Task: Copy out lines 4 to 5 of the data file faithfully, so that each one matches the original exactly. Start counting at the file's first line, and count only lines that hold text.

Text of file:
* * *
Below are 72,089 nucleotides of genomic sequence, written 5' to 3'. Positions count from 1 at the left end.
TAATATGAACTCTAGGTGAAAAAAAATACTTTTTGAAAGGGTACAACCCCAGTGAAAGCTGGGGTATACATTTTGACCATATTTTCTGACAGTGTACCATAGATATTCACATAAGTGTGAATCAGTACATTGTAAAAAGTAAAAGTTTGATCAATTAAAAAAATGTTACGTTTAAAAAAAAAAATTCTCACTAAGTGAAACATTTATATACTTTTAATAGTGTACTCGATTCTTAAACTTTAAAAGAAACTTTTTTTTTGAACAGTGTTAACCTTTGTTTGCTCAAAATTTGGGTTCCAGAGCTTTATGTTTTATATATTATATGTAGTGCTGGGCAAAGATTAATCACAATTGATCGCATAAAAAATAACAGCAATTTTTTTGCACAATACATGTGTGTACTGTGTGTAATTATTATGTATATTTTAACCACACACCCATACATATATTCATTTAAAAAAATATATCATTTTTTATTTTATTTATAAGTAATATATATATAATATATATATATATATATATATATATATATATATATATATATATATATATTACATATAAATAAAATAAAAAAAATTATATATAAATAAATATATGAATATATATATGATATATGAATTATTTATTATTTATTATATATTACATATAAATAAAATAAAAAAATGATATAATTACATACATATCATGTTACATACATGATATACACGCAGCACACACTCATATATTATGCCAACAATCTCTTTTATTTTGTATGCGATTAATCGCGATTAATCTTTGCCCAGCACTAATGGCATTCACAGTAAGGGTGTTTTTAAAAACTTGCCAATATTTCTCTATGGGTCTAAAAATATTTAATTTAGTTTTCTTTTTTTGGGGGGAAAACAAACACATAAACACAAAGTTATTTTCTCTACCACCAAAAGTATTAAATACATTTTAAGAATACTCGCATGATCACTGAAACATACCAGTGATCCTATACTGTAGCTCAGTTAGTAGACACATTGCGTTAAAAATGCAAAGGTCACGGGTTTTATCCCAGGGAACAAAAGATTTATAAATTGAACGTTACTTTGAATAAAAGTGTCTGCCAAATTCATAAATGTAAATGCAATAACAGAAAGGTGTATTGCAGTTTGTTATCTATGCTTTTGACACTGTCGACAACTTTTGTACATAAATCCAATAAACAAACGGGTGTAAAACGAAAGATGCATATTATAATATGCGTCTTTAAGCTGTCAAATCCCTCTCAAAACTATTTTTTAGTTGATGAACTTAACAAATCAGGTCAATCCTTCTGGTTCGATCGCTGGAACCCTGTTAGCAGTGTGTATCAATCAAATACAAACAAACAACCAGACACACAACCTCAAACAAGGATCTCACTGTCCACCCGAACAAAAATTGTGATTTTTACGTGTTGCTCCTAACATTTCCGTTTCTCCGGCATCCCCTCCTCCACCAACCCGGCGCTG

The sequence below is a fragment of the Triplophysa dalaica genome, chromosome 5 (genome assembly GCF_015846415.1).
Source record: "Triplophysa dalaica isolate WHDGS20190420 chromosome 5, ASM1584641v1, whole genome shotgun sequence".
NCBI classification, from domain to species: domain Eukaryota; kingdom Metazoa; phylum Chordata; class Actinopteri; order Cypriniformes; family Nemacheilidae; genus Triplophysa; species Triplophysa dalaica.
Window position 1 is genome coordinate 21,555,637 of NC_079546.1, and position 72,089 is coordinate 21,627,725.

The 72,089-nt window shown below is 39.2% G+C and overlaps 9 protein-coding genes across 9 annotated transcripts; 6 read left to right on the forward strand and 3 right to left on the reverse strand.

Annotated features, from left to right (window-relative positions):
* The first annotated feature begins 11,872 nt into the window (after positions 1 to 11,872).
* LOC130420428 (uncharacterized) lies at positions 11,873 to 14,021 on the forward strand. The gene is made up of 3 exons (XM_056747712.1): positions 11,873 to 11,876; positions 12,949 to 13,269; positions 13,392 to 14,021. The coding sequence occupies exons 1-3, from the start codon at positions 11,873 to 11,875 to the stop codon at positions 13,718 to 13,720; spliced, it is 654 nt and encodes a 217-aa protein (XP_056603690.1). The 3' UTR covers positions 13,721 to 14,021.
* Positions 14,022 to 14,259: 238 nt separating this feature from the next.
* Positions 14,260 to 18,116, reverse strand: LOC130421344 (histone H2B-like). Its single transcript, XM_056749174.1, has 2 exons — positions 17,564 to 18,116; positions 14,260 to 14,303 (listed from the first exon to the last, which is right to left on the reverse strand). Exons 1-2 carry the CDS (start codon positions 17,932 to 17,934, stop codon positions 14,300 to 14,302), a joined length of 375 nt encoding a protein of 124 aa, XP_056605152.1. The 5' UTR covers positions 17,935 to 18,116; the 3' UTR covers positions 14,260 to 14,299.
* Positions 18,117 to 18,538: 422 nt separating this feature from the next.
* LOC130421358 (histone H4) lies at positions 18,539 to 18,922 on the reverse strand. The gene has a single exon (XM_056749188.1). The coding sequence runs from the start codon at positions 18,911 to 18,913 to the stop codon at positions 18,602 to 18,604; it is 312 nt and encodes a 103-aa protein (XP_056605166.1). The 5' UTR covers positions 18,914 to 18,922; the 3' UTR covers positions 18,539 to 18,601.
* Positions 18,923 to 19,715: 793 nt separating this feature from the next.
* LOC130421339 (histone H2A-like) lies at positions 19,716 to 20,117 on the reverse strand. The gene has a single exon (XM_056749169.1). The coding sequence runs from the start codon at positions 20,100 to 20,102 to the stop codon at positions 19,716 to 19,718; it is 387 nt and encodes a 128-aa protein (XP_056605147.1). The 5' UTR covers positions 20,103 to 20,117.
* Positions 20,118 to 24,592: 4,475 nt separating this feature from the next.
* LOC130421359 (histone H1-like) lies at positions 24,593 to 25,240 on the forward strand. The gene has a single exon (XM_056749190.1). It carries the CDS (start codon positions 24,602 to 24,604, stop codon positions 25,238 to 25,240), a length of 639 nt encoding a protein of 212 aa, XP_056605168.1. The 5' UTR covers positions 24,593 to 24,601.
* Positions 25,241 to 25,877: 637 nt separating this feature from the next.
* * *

Source record: "Triplophysa dalaica isolate WHDGS20190420 chromosome 5, ASM1584641v1, whole genome shotgun sequence".
NCBI classification, from domain to species: domain Eukaryota; kingdom Metazoa; phylum Chordata; class Actinopteri; order Cypriniformes; family Nemacheilidae; genus Triplophysa; species Triplophysa dalaica.